“Profoundly political, exquisitely intimate, Itsuka reverberates with longing and hope.”—The Canada Times
Already a Canadian bestseller, the sequel to Joy Kogawa’s award-winning novel Obasan follows the character Naomi Nakane into adulthood, where she becomes involved in the movement for governmental redress. Much more overtly political than Kogawa’s first book, the story focuses on reaching that itsuka—someday—when the mistreatment of those of Japanese heritage during World War II would be recognized.
Although during the war both the United States and Canada interned Japanese-Americans and confiscated their property, when the war ended the property of those in Canada never returned to them. This is the story of the fight to get government compensation for the thousands of victims of the wartime internment, which was, unbelievably, only accomplished in 1988. Both a moving novel of self-discovery and a fascinating historical account of the fight for redress, Itsuka ends with a message of inspiration and hope.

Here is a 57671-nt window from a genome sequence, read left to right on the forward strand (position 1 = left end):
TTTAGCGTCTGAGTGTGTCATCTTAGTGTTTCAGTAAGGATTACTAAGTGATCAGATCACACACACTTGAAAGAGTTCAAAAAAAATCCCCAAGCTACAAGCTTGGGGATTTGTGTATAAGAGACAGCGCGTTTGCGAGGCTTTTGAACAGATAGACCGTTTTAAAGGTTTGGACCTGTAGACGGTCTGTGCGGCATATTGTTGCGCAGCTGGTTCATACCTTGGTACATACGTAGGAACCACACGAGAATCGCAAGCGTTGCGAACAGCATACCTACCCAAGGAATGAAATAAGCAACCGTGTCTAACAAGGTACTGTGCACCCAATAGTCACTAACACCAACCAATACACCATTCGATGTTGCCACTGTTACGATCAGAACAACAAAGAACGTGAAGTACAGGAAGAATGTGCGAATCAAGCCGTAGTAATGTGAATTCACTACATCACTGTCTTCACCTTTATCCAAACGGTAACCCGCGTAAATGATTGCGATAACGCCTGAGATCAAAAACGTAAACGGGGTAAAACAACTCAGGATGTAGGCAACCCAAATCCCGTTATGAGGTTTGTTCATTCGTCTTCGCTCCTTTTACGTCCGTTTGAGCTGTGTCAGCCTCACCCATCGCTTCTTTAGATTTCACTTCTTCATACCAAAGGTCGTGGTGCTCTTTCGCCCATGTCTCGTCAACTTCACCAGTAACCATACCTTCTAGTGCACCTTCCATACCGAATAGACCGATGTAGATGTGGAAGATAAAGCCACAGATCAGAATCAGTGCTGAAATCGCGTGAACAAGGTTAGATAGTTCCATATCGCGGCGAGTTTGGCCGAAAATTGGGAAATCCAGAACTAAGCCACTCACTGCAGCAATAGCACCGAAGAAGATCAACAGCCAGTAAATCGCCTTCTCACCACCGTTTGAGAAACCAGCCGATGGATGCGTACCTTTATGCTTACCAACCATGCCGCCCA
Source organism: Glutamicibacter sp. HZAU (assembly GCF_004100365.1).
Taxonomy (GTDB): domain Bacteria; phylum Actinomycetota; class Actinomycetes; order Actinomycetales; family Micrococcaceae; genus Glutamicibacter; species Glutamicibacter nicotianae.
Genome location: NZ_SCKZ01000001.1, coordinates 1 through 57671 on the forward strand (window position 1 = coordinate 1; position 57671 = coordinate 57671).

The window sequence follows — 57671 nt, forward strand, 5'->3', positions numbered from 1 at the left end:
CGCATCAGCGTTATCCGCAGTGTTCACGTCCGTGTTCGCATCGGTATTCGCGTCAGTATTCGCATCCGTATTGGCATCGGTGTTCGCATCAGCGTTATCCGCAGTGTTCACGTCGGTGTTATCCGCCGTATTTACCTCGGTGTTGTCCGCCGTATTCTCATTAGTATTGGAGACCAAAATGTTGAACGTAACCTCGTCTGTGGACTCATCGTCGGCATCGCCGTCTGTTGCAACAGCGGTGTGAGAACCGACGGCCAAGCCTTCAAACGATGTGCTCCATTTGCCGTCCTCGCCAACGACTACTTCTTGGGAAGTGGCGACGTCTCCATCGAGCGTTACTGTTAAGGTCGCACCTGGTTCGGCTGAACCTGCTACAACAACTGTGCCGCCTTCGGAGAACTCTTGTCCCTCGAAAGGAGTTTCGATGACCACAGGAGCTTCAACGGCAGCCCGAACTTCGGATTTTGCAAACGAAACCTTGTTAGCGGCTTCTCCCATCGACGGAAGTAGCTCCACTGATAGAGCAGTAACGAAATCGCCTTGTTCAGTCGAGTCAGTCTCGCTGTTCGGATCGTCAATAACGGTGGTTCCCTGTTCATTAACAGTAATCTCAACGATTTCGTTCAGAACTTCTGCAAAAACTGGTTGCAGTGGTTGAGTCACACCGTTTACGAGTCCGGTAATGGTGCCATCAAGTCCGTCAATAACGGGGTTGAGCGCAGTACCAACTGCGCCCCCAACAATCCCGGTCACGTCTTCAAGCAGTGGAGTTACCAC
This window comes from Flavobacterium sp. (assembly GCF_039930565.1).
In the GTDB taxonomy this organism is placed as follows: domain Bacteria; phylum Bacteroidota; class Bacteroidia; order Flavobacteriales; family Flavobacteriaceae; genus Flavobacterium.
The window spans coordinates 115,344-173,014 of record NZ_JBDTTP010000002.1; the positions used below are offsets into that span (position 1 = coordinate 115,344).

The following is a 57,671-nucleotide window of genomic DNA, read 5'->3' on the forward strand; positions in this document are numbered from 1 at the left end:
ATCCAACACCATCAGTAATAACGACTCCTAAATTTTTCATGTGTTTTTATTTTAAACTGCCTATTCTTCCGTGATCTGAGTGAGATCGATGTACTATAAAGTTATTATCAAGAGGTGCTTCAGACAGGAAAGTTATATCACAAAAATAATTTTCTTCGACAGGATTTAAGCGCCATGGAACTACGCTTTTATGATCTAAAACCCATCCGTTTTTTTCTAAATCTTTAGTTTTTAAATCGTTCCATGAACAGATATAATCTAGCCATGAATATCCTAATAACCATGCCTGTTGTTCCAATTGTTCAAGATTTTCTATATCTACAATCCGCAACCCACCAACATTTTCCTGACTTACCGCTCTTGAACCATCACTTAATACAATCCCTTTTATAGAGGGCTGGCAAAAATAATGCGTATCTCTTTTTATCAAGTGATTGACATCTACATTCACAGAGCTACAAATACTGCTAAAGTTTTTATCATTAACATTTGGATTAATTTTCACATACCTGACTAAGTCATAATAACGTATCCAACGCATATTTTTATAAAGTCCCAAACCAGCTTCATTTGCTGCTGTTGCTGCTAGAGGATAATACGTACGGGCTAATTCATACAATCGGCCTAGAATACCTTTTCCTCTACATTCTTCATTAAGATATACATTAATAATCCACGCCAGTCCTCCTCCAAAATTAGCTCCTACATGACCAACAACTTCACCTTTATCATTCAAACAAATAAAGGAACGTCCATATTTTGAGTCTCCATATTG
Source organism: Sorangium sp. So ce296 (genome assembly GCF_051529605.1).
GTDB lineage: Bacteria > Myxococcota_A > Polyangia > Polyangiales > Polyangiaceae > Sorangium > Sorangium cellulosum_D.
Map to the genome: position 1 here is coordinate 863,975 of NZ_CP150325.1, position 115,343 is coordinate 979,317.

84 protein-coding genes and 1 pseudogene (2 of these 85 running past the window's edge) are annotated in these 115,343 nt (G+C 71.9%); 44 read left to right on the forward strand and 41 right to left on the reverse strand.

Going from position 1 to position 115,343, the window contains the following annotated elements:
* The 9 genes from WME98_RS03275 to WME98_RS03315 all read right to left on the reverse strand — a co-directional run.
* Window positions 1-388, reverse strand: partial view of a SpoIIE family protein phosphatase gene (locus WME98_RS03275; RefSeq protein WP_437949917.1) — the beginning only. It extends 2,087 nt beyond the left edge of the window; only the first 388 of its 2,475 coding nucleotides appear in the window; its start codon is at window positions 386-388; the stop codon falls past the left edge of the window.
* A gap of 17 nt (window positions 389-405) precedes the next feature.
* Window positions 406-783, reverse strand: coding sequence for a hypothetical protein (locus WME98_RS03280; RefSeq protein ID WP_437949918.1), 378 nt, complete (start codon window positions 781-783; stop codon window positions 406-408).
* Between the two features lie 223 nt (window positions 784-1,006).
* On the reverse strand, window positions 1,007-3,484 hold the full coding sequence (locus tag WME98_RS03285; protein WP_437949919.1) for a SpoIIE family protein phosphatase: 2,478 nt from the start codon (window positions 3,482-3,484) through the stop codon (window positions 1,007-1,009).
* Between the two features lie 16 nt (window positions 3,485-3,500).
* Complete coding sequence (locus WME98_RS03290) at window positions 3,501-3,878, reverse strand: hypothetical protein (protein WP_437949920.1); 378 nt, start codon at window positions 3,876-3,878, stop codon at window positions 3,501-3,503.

Get the news you want from Penguin Random House
About Joy Kogawa
Joy Kogawa was born in Vancouver in 1935 to Japanese-Canadian parents. During WWII, Joy and her family were forced to move to Slocan, British Columbia, an injustice Kogawa addresses in her award-winning novel, Obasan. Kogawa has worked to educate Canadians about the… More about Joy Kogawa
Published by Anchor Dec 01, 1993| 352 Pages| 5-1/2 x 8-1/2| ISBN 9780385468855